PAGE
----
What is a MAC address?

What is the MAC address?

A MAC address is the unique identification number that every device on a network has. It consists of 48 bits and can be used to differentiate between devices on different networks, such as Bluetooth or WiFi. The MAC address of each device contains information about the manufacturer that helps troubleshoot problems and pinpoints problems.

Your computer's phone number

The abbreviation "MAC" stands for "Media Access Control" and describes the unique identifier of a network interface. People who are familiar with network technologies also call it "physical address" because it can also represent your computer's cell phone number if it is not configured differently on some devices, e.g. B. On Mac OS X computers with virtual machines like Parallels Desktop or VMware.

What is a MAC address? And what function does it have in my network? All the answers here in the post.

What is a MAC address? And what function does it have in my network? All the answers here in the post.

The MAC address and the packets on the Internet

When an IP packet is received by the destination computer or router, it must be addressed to its physical address on layer 2 so that the packets can be forwarded. Each individual package has a sender and recipient address (a layer 3 identifier). If the recipient's MAC address matches that of the packet, it is forwarded to the higher layers 4-7, where applications such as email can read the content. For all of this to work properly, there needs to be some sort of look-up table between these two addresses, called the ARP resolution protocol in IPv4 networks.

What does the MAC address do in the network?

The most important function of the MAC addresses is to deliver a frame on layer 2. If a destination IP address in an IP network belongs to the same subnet, delivery can be made directly to the physical address of this computer. However, if it belongs to a different subnet than this (the standard gateway), we need something else - for example the MAC address of the corresponding router.

The router is responsible for forwarding the packet to the computer it is supposed to go to. This includes replacing the source MAC address with its own and forwarding the packet over another section of the network if necessary. There are also multiple computers on one physical interface, so each has its own unique hardware-based address that changes over time if any of these components are changed or replaced during an upgrade / replacement.

Reading tips in between:

This is what the elements of the MAC address mean

The 48-bit address is divided into three bytes. The first two bits determine the type of address, e.g. B. whether it is a multicast or broadcast address or an individual, global address. Information about the manufacturer then follows in the third byte up to the end of the second byte, which the IEEE assigns to various manufacturers. This bit sequence, known as the Organizationally Unique Identifier (OUI), is used to identify various manufacturers who use hardware cards and devices in networks.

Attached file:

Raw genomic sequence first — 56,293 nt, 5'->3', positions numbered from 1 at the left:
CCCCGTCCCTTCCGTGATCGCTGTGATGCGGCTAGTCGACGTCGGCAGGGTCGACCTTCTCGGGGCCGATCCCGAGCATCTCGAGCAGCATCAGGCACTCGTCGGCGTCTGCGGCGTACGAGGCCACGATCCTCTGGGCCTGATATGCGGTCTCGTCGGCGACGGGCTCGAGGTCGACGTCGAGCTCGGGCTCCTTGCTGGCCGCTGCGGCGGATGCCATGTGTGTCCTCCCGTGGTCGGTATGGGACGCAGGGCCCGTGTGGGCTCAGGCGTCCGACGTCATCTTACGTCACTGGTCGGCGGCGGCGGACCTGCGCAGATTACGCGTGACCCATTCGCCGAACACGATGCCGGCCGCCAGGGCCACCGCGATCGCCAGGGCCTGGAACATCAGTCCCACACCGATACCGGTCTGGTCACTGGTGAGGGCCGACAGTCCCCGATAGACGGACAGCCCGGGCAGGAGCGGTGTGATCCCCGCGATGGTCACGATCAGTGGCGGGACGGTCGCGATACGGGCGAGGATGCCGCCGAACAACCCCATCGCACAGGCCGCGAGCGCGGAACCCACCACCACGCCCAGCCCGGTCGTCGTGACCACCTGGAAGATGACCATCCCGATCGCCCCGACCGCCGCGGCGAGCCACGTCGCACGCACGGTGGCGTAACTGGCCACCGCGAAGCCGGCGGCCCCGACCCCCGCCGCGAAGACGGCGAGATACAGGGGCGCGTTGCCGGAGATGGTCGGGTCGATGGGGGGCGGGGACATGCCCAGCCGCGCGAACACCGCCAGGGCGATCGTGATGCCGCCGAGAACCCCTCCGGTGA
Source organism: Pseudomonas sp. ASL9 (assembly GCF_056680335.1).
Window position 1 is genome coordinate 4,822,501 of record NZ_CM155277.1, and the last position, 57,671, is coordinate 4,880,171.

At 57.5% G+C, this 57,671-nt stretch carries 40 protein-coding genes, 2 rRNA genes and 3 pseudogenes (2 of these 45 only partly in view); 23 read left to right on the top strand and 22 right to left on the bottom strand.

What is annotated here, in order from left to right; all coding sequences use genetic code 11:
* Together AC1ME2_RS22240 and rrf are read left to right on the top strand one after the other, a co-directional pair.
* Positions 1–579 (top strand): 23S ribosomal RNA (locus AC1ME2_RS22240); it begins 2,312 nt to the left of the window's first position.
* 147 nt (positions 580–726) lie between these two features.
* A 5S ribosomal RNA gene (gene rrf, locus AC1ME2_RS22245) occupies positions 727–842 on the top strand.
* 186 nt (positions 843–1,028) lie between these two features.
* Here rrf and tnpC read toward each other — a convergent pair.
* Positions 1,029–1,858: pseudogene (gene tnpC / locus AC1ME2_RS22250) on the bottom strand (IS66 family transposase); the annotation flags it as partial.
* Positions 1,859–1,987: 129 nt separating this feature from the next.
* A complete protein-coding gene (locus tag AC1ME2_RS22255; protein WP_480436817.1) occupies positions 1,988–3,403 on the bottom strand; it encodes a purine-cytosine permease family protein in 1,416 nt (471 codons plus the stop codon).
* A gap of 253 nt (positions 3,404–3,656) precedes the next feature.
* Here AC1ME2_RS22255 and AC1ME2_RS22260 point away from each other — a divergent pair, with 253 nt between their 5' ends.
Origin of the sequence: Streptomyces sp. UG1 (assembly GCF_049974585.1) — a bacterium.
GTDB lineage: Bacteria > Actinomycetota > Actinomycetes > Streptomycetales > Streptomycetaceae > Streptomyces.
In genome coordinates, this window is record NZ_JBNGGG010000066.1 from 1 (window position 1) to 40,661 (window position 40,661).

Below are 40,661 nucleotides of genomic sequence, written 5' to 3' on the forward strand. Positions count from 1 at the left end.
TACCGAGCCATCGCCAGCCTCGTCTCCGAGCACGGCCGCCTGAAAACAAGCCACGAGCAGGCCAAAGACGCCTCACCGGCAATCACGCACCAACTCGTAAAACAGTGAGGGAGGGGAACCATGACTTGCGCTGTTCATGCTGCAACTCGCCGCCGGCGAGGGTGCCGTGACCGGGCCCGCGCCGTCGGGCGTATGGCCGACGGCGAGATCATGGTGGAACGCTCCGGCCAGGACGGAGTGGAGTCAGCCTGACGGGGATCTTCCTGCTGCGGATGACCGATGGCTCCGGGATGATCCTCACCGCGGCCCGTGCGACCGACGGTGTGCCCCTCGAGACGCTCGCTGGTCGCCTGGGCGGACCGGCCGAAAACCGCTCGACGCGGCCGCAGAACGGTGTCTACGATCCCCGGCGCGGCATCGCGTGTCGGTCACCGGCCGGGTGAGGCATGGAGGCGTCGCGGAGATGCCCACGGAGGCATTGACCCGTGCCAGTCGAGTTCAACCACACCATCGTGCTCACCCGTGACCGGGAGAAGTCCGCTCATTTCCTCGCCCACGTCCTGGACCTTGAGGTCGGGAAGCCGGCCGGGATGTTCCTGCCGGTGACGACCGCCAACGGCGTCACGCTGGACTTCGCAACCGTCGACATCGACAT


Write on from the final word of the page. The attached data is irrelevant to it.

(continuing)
There are three bytes (24 bits) in the address that determine how unique it is. The manufacturer assigns this bit sequence only once and thus ensures the complete uniqueness of an address. It is usually written in hexadecimal form, separating each byte with a hyphen or colon.

This is how MAC addresses are displayed

There are two different representations of MAC addresses. Canonical representation is the most common because it consists of a sequence of two-digit hexadecimal numbers separated by hyphens or colons. So you see hexadecimal digits in pairs with zeros in between (e.g. 01:23:45).

On my MacBook Pro, the MAC address is represented as six hexadecimal numbers separated by a hyphen.

On my MacBook Pro, the MAC address is represented as six hexadecimal numbers separated by a hyphen. By the way, at Apple the MAC address is called WLAN address.

The bit-wise inverted form flips each octet and places it in reverse order to create an identical-looking address, as shown below:

00000000000000000110100001100101111000000000 (canonical)

is equal to

01111111111000100110011000000001 (bit reversed)

What does the MAC address FF-FF-FF-FF-FF-FF do?

With the help of special addresses such as multicast and broadcast (FF-FF-FF-FF-FF-FF), Ethernet frames can be sent to several or all stations in a broadcast domain at the same time. Sending broadcasts via an unintended path puts heavy loads on the networks, which can paralyze the network and cause so-called broadcast storms.


Did you like the article and did the instructions on the blog help you? Then I would be happy if you the blog via a Steady Membership or at Patreon would support.

Leave a Comment

Your e-mail address will not be published.